What happens when you mix the pop-metal-meets-adult-contemporary-frat-rock sound of this guy ...

Jon Bon Jovi, right, performs next to guitarist Richie Sambora, left, in Bucharest, Romania, on July 10, 2011. (Theodor Pana/AP)

With the indie falsetto vocal stylings and mountain-man beards of these guys?

Grammy-nominated band Bon Iver performs the first of two sold-out shows at the University of Wisconsin-Eau Claire Dec. 13, 2011. (Andi Stempniak/AP)

You get “Bon Joviver,” the strange melodic blend of New Jersey’s and Wisconsin’s greatest “Bons,” combined.

Here’s Bon Joviver — actually a band called Miracles of Modern Science — doing an Iver-esque version of Bon Jovi’s “You Give Love a Bad Name,” and totally nailing the breathy falsetto.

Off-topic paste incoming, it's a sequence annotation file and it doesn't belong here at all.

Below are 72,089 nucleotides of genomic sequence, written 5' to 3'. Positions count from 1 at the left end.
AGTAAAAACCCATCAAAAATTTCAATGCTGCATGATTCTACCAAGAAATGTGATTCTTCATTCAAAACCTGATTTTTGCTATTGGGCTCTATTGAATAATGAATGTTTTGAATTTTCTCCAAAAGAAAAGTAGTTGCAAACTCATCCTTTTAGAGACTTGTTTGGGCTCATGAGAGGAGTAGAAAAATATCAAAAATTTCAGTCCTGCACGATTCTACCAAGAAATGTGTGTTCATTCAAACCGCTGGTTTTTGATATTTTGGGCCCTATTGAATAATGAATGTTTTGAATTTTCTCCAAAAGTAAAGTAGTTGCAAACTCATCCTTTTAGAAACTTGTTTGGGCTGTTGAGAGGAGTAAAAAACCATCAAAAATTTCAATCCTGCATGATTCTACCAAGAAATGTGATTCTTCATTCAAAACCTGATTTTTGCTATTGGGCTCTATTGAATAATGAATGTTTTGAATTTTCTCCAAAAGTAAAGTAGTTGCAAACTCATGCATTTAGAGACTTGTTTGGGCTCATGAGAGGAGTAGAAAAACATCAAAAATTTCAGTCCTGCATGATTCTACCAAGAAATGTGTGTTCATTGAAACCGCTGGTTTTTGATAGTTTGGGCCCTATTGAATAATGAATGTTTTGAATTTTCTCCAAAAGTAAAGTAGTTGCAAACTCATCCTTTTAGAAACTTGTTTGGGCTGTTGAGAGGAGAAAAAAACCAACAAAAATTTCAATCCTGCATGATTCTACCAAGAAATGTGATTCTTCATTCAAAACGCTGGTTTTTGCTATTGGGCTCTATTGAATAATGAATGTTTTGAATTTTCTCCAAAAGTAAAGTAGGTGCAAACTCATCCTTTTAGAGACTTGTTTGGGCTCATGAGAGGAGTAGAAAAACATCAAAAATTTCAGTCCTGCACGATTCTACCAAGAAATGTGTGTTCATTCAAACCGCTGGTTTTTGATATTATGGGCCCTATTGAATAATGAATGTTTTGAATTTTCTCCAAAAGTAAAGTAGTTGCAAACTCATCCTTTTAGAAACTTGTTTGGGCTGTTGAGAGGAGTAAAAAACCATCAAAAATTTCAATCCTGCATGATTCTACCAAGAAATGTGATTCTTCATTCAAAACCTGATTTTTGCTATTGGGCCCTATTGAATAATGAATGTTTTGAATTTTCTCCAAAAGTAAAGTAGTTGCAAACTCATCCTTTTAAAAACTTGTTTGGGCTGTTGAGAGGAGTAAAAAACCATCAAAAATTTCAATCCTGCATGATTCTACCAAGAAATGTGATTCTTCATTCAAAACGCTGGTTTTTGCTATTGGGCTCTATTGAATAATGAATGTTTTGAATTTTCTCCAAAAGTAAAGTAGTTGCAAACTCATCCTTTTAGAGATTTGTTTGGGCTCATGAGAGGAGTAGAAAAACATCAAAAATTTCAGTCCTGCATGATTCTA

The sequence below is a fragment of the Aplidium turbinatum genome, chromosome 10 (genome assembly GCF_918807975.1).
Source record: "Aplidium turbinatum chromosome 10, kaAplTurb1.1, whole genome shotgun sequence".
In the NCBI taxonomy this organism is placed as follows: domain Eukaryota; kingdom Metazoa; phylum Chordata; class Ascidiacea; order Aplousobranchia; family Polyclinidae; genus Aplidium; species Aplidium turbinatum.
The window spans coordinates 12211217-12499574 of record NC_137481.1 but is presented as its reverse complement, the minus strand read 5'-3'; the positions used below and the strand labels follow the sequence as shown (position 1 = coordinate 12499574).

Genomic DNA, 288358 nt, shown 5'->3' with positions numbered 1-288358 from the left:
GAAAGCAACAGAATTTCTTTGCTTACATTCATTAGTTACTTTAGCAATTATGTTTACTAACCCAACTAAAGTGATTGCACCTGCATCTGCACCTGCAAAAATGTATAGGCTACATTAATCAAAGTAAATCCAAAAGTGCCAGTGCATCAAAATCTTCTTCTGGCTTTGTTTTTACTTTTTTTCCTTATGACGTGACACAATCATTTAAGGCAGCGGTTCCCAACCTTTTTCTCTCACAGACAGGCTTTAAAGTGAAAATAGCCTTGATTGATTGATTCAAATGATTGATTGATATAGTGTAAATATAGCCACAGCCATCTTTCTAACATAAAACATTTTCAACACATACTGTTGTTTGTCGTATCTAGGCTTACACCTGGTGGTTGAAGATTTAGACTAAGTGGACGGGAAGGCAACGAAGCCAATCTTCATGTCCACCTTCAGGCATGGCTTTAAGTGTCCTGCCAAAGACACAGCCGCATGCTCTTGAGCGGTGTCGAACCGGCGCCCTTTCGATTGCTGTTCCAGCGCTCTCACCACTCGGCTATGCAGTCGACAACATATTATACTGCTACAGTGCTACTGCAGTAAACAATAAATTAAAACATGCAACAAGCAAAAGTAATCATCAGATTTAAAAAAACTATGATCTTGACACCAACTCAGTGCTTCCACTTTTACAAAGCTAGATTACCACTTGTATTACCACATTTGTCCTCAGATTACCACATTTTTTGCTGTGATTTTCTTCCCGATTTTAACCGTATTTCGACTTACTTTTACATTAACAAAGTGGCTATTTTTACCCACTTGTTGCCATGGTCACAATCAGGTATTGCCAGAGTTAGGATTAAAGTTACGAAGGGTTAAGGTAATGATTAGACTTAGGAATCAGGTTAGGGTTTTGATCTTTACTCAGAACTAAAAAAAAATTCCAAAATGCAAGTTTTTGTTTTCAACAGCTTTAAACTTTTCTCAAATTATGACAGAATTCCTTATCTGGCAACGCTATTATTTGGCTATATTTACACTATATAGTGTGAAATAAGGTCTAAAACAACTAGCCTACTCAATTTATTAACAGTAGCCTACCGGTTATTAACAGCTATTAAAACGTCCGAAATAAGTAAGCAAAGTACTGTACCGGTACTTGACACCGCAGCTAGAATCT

You can expect even more Internet riffing about Bon Iver as the Grammy Awards approach. The indie band was nominated for Best New Artist, but the announcement confused those who only knew the band as supporting vocalists on Kanye West’s “My Beautiful Dark Twisted Fantasy.”

Some Twitter users had never heard of them. Some even thought they were Bon Jovi. Thus, a Tumblr called “Who is Bon Iver?” was born, poking fun at their cluelessness. Expect the confusion to get even worse in the days preceding the awards ceremony Feb. 14.

Reviewing Bon Iver’s debut album, music critic Chris Richards asked, “Why do you sing in that clumsy, wonderful falsetto? To transcend gender? To emulate R&B? To get closer to God?” Perhaps Bon Joviver has the answer: It’s because they’re living on a prayer.